Tuesday, February 19, 2013

Over the Top

Preparing the rewards to send to the Art Mysteries Kickstarter sponsors.

It took almost the whole 30 days but the Art Mysteries Kickstarter succeeded.  It took much more emotional toll than I imagined.  It took more PR than I'm usually comfortable with. It took over 80 wonderful sponsors believing in the value of the project.

The project is a series of collaborative comics in which Susan Shulman, Ria Vanden Eynde and I explore the mysteries, controversies and hi-jinks of the contemporary art world.

But before we move into high gear assembling the artwork that will make up our 6th issue, I'm pouring over Excel spreadsheets making sure that the rewards we promised are out the door and in the mail to those sponsors.  Best of all many of those people will receive the next four of our limited edition comics.

For those unfamiliar with Kickstarter (we found many more than we imagined), it is a funding platform for creative projects.  It is geared to fund specific projects involving film, games, music, art, design and technology.  Since it launched in 2009 over 36,000 projects have been funded by the broad based crowd sourcing that forms this model of funding.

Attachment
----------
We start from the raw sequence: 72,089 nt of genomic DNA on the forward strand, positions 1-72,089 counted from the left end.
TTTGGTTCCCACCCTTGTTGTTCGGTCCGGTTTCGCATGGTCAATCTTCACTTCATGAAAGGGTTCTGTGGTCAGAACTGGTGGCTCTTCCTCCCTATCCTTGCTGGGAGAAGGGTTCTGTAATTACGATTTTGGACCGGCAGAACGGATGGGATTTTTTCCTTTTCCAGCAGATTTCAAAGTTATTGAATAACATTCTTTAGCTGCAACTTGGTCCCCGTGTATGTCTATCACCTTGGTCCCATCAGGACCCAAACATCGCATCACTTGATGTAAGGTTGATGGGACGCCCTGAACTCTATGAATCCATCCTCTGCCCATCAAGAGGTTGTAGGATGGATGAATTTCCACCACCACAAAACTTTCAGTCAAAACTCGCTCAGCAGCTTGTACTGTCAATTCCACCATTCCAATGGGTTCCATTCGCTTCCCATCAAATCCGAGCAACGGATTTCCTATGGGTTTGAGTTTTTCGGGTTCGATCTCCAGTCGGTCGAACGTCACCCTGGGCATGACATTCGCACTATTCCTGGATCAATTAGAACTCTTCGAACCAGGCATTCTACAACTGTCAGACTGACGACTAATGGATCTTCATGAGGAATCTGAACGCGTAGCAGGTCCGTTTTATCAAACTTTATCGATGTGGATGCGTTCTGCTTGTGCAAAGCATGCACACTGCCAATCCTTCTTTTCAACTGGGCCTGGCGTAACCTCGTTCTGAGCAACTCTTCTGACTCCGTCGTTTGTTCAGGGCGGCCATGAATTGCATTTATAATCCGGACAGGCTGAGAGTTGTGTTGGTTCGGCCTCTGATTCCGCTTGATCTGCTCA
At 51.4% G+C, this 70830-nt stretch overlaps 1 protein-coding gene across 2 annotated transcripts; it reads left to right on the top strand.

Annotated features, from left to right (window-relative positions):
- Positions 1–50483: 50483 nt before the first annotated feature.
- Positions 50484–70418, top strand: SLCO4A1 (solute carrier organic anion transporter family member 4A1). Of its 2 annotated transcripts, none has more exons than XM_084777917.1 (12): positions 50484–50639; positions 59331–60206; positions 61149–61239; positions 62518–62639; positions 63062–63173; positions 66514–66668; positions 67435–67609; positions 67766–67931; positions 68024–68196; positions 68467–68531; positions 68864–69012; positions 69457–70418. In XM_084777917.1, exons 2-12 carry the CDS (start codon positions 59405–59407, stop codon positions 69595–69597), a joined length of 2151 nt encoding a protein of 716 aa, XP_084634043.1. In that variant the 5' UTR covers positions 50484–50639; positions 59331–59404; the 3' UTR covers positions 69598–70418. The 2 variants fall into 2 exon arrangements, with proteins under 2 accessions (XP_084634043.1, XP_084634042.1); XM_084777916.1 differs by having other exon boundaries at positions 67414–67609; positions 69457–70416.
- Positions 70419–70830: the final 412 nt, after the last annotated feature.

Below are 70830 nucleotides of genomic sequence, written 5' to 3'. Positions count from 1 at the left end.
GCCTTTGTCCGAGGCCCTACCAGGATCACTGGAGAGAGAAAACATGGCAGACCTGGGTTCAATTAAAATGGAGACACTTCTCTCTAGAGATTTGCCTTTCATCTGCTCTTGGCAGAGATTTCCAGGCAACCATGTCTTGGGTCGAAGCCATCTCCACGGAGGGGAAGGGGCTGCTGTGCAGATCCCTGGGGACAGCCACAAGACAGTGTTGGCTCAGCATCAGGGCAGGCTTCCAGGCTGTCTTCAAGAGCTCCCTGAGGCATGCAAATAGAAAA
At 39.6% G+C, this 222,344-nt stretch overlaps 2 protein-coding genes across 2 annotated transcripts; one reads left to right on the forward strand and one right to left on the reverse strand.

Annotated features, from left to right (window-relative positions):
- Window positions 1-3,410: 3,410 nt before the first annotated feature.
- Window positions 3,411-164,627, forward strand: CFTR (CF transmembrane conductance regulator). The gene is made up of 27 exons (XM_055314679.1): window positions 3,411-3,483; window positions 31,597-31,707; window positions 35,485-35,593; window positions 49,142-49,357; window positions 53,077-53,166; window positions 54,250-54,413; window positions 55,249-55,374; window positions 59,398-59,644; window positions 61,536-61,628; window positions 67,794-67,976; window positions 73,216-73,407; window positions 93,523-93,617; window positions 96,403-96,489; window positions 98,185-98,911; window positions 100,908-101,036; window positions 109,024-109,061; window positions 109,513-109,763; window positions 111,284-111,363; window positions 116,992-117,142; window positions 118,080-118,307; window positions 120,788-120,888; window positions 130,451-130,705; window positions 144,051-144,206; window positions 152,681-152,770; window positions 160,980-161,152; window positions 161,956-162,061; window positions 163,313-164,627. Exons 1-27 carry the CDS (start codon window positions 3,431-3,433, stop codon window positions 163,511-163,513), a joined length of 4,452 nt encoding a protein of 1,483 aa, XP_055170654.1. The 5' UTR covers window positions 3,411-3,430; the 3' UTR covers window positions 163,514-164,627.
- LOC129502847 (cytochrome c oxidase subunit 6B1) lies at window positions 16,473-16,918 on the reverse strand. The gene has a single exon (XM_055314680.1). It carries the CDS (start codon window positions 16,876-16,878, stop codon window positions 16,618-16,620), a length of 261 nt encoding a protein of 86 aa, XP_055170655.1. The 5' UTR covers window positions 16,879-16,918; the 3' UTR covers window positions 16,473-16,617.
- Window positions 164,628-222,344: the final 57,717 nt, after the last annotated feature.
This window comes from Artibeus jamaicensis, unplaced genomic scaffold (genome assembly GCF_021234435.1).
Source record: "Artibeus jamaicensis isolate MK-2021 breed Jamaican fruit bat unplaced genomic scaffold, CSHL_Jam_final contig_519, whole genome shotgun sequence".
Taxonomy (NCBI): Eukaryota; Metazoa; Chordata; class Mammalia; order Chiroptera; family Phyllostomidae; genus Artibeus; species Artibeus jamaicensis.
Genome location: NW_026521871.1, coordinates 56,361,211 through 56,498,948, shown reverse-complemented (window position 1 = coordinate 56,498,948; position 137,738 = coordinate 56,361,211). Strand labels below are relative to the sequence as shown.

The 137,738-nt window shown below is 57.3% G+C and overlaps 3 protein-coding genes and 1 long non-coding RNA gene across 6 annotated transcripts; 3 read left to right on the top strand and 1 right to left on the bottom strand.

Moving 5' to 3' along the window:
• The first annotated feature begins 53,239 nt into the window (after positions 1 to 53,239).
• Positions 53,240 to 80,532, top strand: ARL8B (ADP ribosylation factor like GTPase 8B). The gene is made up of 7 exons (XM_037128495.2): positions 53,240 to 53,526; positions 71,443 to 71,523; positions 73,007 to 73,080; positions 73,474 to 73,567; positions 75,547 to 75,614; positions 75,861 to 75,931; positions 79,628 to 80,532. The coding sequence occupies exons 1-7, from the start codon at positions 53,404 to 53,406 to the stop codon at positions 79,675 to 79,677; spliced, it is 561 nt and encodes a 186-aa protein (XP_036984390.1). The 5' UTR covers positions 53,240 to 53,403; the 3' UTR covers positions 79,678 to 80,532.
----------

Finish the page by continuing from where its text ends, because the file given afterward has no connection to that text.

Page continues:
Only about 44% of projects that are launched reach their funding goals and the Kickstarter model makes it an all or nothing funding.  Either you get enough commitments to complete your project or you go back to the drawing board.

Backers ultimately decide if you have a worthy project and whether they have confidence that you can accomplish your goals.  Plus, we sincerely believe that backing Art Mysteries amounts to more than a handout.
Our backers believe in our ability to make a positive contribution to that subset of the art world that includes artists publications, zines and graphic novels.

William Evertson and Susan Shulman in a panel detail from Issue #6 - due out late March, 2013

How does it compare to our usual method of competing for funds from traditional art granting sources? I think we found that despite the initial discomfort of making personal pitches to our friends, colleagues and complete strangers, that we were ultimately very pleasantly surprised that so many people have confidence in our vision.

Although competing in the shrinking arena of foundation funding has certainly provided a wonderful stack of rejection letters to keep warm with.

Now that the Kickstarter has come to an end you can still support this particular Kali Collective project by buying single issues from our website at seekingkali.com.

Each issue features many fine under-represented artists, art criticism and liberal doses of satire as we explore what it takes to make it in Artworld.
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